The world of a boutique motorcycle constructor in a small Dutch community goes far beyond bikes; with the ability to weld nearly any material, Bakker Framebouw might be called upon to repair anything, including farm machinery. When I was on site, one of the members of the staff was carefully TIG welding a repair to a lightweight wheelchair - with as much care and skill as would be applied to a racing frame. The team also builds mountain bike frames, performs alloy wheel repair and takes on restorations; during my visit the team was bringing a vintage Kriedler back to life. On another table the shop was building a new frame based on vintage specs for an endurance racing team. There was certainly a lot going on!

The Bakker shop has constructed race winning 500cc GP bikes, based on the Suzuki RG500 engine. In that top class, Bakker has won multiple times with 1970s and 1980s Dutch hero Wil Hartog. The Bakker shop still has one of those race-winning bikes, and the the craftmanship is simply breathtaking. The design of the frame and the lay of the welds are something worthy of a museum. Thankfully, this bike has been run in anger, and continues to do so at various events throughout the year.

The shop also had some road going designs on hand, including a Grizzly, a Barracuda (based on a Suzuki TL1000 engine) and a QCS (Quick Change System - built around a '88 Yamaha FZR1000 powerplant). These were customer bikes, but as Bakker Framebouw has the ability to build any of their designs (including older race bikes), they can build one for you to order. Given the current exchange rates, this might not be a terrible idea. I can promise you that you will not be dissappointed by the craftsmanship.

Here is a quick video tour of the shop, with Nico Bakker presenting. This was not from my visit - and it is in Dutch - but you get a great look at the shop and their capabilities. Enjoy!

Undoubtedly this visit to Bakker Framebouw was the highlight of my stint at the European correspondence desk of RSBFS. The staff was very warm and friendly and they even spoke English - which is lucky as my Dutch is pretty much nonexistent. I was able to view current projects - such as the Moto3 machine - as well as completed road bikes like the Grizzly, Barracuda and QCS. Next time I go I will bring more money and return to the US with a REAL souvenier from Holland. Thanks to Nico and Iwan for their outstanding hospitality!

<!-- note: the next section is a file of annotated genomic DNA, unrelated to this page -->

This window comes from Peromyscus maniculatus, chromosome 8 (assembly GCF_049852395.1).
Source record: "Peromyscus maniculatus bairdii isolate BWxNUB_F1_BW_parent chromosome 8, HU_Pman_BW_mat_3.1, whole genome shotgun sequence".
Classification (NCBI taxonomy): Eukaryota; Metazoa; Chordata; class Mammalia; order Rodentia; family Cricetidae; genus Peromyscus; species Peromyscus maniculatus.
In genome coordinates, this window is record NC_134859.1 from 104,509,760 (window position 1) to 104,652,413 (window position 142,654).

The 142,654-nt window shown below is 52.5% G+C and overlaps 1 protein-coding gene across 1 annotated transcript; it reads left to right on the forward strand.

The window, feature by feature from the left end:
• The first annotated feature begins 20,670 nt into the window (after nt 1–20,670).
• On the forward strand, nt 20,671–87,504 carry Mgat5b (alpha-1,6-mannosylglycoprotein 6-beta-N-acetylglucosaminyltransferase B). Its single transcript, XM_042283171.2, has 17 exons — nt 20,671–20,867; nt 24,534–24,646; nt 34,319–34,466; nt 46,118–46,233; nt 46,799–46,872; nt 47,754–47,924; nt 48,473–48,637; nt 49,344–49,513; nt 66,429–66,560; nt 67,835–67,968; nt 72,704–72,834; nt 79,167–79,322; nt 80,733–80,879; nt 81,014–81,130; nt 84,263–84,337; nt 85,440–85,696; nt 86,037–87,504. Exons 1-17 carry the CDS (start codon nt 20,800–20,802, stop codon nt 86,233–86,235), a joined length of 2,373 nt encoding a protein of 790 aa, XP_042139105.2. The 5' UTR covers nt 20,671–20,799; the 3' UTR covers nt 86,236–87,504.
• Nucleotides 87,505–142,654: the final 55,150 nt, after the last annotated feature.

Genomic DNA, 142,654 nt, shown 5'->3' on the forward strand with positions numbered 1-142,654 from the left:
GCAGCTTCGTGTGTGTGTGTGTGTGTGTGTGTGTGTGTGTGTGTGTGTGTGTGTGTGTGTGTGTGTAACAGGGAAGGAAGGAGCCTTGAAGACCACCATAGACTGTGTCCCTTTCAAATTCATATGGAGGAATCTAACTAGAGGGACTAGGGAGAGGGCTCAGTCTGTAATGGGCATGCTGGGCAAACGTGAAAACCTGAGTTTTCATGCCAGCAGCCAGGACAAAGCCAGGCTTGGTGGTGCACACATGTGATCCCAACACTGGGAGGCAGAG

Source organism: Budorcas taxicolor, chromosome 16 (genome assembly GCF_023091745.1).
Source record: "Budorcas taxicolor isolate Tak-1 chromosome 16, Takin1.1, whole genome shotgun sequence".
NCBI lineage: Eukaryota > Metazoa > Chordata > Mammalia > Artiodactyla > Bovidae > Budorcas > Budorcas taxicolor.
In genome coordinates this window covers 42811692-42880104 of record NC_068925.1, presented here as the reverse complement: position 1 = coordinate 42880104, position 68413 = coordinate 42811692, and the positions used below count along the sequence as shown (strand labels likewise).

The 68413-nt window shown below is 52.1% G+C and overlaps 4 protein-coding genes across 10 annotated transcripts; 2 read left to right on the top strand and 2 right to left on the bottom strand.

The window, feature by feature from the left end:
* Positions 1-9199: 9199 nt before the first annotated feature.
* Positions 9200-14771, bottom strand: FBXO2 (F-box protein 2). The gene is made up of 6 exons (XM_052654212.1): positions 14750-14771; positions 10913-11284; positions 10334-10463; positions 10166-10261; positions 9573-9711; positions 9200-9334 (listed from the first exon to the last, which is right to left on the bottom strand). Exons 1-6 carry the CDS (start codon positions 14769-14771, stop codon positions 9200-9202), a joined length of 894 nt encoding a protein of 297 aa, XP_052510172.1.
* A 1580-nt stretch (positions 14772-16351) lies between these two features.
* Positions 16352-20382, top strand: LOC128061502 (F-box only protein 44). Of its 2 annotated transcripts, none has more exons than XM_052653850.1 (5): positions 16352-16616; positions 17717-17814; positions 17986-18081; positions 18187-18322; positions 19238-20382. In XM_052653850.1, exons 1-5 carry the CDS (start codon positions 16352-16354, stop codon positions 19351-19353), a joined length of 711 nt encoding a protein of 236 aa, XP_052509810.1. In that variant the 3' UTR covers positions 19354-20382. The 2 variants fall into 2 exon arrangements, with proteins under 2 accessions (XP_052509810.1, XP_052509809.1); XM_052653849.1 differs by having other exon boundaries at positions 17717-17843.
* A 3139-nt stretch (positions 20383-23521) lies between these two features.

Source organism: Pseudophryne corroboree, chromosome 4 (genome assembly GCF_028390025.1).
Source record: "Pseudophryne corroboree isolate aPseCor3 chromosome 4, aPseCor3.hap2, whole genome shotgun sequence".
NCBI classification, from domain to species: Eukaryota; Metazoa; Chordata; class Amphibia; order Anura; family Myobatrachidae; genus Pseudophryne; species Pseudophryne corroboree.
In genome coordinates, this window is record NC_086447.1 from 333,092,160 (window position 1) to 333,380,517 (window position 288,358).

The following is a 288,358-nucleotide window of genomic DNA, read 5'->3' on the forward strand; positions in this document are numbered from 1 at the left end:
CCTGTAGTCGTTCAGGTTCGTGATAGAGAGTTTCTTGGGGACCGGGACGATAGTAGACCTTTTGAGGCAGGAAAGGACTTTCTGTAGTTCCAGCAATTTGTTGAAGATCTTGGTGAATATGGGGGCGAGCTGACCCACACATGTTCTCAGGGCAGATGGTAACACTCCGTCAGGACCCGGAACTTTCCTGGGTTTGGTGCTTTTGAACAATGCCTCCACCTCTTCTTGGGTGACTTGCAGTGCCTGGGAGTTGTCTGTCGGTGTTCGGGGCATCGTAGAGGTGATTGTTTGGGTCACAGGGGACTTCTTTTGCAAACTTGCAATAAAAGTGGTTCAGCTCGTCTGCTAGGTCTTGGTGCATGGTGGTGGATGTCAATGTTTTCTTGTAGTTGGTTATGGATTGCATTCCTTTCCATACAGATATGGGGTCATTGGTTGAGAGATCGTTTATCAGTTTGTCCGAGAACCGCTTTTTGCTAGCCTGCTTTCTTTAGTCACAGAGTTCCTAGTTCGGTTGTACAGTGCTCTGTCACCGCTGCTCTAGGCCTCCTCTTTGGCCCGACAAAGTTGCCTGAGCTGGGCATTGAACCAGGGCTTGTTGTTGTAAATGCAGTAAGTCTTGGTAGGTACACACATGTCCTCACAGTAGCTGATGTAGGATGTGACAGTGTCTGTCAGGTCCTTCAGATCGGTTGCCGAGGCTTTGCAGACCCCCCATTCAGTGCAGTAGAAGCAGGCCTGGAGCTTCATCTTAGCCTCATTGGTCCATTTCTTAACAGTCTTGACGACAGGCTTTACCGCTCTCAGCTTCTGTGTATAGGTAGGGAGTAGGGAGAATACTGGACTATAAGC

MI

Report May 29, 2012 posted by

Sidetracked on Vacation: NR750 in Belgium

While traveling through Belgium recently, I stopped in at the Auto World museum in Brussels. Auto World is a fantastic museum located in the historic Parc du Cinquantenaire complex. Everything in Europe appears to be steeped in history, and the Cinquantenaire Park is no different. The construction of the Cinquantenaire Park complex occurred in the second half of King Leopold II’s reign and took decades to complete (construction started in 1880). Intended as a world expo to showcase Belgian artists, production and industry, the museum on the site today shows more than 200 cars from a variety of eras.

One of the most interesting displays was not a display at all. Sitting somewhat forlorn in an upstairs corner of the massive facility, this Honda NR750 was devoid of any information, placards or other forms of display. The NR was apparently a gem to be discovered by only a few.

There is no indication as to the history or ownership of the bike. There was no indication it was for sale, how it came to the museum or its ultimate fate. One should hope that it gains a more prominent showing in the future, repleat with the occasional ride to keep all the internal workings in order.

This bike exhibited some rash along the right hand side, consistent with a low-speed tipover. It brought to mind the following video posted years ago on youtube. The damage incurred was the same side, and similar in nature. Could the bike in the museum and the bike in the video be the same unlucky NR?

I left the museum without any answers, but I thought the international nature of RSBFS might be able to shed some light on this one. Do any of our readers know anything about this Belgian find? Some of the photos shown here were actually found on the internet, so at least a few folks caught a glimpse of this one. The NR750 was definitely the highlight of the auto museum visit, and goes to show you never know when you are going to stumble onto a truly rare find such as this.

MI